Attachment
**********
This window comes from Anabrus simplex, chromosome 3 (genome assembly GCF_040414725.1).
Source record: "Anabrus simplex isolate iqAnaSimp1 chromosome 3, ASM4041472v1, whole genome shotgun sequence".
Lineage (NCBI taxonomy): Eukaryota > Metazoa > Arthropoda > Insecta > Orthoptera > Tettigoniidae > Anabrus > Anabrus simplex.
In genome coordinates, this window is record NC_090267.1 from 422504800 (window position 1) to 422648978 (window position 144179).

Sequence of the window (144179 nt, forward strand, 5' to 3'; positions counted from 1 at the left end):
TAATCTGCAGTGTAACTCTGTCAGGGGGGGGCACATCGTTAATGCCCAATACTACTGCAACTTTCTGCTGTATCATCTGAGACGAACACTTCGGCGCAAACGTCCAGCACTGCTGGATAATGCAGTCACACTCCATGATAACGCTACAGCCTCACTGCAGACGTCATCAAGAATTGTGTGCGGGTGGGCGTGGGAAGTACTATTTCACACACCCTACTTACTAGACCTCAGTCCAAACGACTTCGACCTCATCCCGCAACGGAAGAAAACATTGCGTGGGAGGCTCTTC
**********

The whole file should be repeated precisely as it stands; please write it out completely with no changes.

This window comes from Anabrus simplex, chromosome 3 (genome assembly GCF_040414725.1).
Source record: "Anabrus simplex isolate iqAnaSimp1 chromosome 3, ASM4041472v1, whole genome shotgun sequence".
Lineage (NCBI taxonomy): Eukaryota > Metazoa > Arthropoda > Insecta > Orthoptera > Tettigoniidae > Anabrus > Anabrus simplex.
In genome coordinates, this window is record NC_090267.1 from 422504800 (window position 1) to 422648978 (window position 144179).

Sequence of the window (144179 nt, forward strand, 5' to 3'; positions counted from 1 at the left end):
TAATCTGCAGTGTAACTCTGTCAGGGGGGGGCACATCGTTAATGCCCAATACTACTGCAACTTTCTGCTGTATCATCTGAGACGAACACTTCGGCGCAAACGTCCAGCACTGCTGGATAATGCAGTCACACTCCATGATAACGCTACAGCCTCACTGCAGACGTCATCAAGAATTGTGTGCGGGTGGGCGTGGGAAGTACTATTTCACACACCCTACTTACTAGACCTCAGTCCAAACGACTTCGACCTCATCCCGCAACGGAAGAAAACATTGCGTGGGAGGCTCTTC